I’ve worked at a good number of bars and restaurants over the past decade, from a small local joint of ten employees, to a large corporation with hundreds of employees. Each business operated in its own style, but they all had some form of a bar employee handbook.
Employee handbooks can be great to deliver the company’s vision, inform employees about general work guidelines, classify food and workplace safety regulations, and provide information on worker’s compensation and unemployment. Unfortunately, these handbooks are often not kept up to date or focus on the wrong areas.
If you’re trying to understand why you keep losing employees, your employee handbook might be to blame. From my conversations with a few human resources experts, I collected seven tips for creating a bar employee handbook your team will actually want to use.
If you aren’t already considering it, try opening your handbook with some fun facts about the start of the business. This is an opportunity to get your new employees excited about joining your team. Everyone loves to hear a good story, but even more, they love to know they are a part of it. When introducing your company, encourage multiple employees of various positions to share how they came to be part of the company and how their involvement has evolved. This will help demonstrate that every team member is a valued contributor.
Policies and laws are ever-changing. Various local, state, and federal laws affect your bar, be it tip reporting, cash handling, and more. Keep up to date and make sure your handbooks consistently and simply explain the information around those mandates.
You wouldn’t read a twenty-page resume, so how can you expect employees to actually read and retain information from a long handbook spanning over twenty pages? Your handbook should focus on the responsibilities and expectations of your team, not the complete history of your establishment. If you are a large company, you might feel like there is a lot to cover, but review where you can dial back. Keep what you give them simple, engaging, and precise.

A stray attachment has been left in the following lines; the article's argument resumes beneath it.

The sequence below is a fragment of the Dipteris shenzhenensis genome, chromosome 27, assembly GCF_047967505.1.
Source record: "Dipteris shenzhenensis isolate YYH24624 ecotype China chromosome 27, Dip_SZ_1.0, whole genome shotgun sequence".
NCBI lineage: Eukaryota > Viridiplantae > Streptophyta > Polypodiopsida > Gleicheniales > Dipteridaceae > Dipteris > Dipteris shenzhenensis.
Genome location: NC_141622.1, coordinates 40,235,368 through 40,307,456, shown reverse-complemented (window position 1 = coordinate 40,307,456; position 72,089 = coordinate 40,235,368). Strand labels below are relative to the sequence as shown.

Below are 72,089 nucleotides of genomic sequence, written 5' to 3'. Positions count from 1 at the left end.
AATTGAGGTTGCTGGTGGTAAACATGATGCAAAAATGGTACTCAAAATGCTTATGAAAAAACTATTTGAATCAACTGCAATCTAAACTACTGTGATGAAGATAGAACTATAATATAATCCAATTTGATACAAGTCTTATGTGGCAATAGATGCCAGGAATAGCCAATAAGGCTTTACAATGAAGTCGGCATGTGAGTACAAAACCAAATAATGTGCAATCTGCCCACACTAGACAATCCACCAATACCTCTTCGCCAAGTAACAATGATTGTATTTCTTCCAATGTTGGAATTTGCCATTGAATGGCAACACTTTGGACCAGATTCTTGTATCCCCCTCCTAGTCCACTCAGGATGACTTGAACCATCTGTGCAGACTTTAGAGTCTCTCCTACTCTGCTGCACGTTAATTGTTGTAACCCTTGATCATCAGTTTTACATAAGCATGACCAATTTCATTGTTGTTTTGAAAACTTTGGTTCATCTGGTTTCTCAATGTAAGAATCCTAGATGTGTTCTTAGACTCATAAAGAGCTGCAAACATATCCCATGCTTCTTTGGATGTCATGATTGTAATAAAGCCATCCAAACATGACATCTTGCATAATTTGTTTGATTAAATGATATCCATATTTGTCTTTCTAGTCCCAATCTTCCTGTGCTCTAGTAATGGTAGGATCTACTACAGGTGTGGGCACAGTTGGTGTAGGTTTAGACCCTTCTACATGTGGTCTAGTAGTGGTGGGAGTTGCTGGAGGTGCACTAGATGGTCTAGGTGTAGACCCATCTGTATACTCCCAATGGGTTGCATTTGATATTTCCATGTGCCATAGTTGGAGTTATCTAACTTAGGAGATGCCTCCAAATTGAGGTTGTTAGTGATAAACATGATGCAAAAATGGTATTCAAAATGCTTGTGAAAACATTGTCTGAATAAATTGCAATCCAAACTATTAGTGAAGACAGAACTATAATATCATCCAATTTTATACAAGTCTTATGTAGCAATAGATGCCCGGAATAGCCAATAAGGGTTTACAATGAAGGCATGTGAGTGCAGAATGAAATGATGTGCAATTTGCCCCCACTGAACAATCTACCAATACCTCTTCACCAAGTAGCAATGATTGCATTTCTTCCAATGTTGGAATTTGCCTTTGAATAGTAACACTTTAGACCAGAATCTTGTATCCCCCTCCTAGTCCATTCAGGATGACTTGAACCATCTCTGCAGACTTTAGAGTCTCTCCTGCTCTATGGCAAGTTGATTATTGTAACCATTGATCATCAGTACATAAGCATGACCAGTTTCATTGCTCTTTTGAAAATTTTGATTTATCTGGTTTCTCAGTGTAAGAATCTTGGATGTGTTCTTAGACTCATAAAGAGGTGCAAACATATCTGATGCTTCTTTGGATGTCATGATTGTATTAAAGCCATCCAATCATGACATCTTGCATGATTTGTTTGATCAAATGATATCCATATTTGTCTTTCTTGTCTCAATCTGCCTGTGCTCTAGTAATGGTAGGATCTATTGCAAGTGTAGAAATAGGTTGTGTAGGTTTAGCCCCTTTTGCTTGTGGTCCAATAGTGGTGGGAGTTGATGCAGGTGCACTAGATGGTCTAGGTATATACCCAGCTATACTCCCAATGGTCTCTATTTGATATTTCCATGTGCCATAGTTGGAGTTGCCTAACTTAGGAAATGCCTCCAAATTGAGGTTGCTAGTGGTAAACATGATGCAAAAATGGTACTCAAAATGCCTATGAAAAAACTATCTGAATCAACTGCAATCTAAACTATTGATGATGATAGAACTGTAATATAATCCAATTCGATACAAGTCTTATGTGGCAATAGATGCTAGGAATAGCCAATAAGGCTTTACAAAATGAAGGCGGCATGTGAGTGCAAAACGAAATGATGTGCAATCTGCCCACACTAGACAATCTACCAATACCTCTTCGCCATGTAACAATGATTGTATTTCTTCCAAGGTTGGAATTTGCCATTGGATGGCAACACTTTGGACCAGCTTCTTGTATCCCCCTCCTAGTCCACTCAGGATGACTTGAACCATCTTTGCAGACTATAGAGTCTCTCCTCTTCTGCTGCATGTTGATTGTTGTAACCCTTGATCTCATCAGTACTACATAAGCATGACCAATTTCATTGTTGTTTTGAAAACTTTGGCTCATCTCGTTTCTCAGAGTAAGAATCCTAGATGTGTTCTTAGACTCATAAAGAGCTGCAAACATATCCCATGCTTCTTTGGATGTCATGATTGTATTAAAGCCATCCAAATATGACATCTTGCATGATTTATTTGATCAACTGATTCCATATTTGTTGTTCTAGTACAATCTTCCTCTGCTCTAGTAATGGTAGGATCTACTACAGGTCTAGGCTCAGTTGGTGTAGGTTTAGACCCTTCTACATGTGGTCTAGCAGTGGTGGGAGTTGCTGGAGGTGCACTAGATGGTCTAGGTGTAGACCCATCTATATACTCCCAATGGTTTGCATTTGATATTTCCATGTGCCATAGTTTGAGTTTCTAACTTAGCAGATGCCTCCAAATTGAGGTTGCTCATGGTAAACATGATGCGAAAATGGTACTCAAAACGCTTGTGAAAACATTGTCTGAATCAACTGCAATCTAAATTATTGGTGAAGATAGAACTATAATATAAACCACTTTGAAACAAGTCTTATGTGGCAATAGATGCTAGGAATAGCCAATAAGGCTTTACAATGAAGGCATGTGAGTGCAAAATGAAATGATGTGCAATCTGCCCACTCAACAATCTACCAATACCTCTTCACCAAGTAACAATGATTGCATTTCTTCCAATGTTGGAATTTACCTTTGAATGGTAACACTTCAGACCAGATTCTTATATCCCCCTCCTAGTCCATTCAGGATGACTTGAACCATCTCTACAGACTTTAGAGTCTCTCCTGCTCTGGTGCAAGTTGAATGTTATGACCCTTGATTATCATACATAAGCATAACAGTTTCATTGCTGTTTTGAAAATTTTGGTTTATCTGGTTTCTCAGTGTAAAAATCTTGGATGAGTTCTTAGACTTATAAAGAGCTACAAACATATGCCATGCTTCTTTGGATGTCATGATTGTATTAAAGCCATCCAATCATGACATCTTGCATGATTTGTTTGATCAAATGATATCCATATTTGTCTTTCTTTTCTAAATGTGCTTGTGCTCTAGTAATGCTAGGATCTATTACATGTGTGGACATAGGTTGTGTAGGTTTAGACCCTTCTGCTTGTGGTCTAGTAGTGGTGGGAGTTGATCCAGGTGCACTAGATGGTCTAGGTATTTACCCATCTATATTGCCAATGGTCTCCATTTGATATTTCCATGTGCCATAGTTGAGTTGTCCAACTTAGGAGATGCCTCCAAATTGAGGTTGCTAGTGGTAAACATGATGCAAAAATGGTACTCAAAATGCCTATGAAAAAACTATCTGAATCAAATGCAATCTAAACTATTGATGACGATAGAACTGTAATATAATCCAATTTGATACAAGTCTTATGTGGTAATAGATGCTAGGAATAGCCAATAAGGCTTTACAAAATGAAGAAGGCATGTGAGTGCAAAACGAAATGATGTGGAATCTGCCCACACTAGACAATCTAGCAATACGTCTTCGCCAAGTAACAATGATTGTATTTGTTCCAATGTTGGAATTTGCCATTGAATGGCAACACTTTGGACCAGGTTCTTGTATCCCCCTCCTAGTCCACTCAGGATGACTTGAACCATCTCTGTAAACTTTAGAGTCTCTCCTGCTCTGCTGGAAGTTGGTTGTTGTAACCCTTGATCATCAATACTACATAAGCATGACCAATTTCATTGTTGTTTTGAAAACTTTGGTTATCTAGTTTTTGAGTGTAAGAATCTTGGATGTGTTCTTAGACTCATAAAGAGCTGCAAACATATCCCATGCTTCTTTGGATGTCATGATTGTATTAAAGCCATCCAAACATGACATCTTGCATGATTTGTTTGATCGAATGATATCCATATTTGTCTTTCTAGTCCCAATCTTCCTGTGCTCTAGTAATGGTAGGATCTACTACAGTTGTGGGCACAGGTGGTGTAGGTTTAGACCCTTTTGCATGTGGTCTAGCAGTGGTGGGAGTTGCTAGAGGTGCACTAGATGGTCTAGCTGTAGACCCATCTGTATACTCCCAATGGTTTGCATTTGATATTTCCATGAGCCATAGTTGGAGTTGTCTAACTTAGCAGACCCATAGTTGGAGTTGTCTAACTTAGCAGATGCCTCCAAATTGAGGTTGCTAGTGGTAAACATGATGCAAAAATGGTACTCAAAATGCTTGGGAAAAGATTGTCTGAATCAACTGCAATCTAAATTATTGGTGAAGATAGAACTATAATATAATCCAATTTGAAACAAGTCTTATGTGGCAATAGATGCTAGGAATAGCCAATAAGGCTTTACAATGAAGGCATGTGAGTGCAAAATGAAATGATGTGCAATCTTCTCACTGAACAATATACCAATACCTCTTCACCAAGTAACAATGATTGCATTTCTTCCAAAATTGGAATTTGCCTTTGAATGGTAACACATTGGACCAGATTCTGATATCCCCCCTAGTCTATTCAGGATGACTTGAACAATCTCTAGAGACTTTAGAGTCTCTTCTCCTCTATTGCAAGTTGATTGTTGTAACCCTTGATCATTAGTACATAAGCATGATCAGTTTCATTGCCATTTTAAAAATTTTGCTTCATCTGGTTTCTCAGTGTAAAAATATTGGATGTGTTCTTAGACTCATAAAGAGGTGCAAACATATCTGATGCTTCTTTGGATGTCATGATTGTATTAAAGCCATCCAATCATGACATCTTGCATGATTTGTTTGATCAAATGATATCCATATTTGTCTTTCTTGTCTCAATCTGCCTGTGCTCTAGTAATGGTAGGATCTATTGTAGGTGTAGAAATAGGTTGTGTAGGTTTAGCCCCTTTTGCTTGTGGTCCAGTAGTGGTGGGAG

You’ve got a brand, right? You should make it a part of your handbook. From the colors and pictures, make sure your handbook is dynamic and eye-catching. Feel free to toss in some puns if they fit your establishment’s character. If your company isn’t boring, why would your employee handbook be? Find the balance between legal chatter and personable conversation.
People make mistakes. Whether it’s breaking a glass in the ice well, forgetting to fire a dish, or getting into it with a customer or coworker on the floor, your team is human and won’t always get it right. Instead of jumping to a system of progressive discipline (i.e. a verbal warning, a write-up, and then being fired), you should consider adopting a coaching system that involves self-reflection and coaching for the employee who made the mistake and their supervisor/s.
I’ve seen progressive discipline used simply to force out disliked employees on far too many occasions. Instead of looking into possible training issues or problematic infrastructure, it can be easier for a company to blame one employee and cast them out, which can be a huge mistake.
Ask your employees for their input in one-on-one meetings to build trust and generate better loyalty.
Besides being illegal, sexual harassment and discrimination are absolutely not okay in any workplace. It’s incredibly important to clearly state what constitutes harassment at your establishment. The more grey area that exists in your handbook, the more opportunity there is for confusion and incidents to occur. If an incident of harassment or discrimination from a team member comes up, it’s equally as important to sit the offending party down privately and clearly explain to them why their behavior was wrong, as uncomfortable as that might be.
Your employee handbook is also a chance to explain how much your company values its employees. Let employees see how your team bonds outside of work and see how they can fit into that picture. Some companies have internal classes on food and beverage, while others will take the team out to breweries or distilleries. Some companies will also hold product-selling contests (which can also get rid of product collecting dust in inventory). While these perks might seem small to you, giving your employees something to be excited about beyond just clocking in and out gives them incentive to be invested in your establishment.
While this list isn’t an end-all-be-all, it’s important to keep in mind that your employee handbook should be written with the main goal of ensuring your staff understand everything they need to know to function as an employee at your bar or restaurant. It’s equally as important not to write your handbook as something to hang over your employee’s heads when they mess up.
Having structure is vital to any company, so don’t feel like you’re turning into an evil monster by creating a handbook—just don’t create a monster of a handbook. What tips do you have on handbooks or did you have any thoughts on our advice? Share them in the comments.
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I wish I could be near Loren Borenstein at all times. Handsome and informative.
I guess going into this article I was thinking more “training” as opposed to “ handbook” so over all it didn’t seem co-hesive or helpful.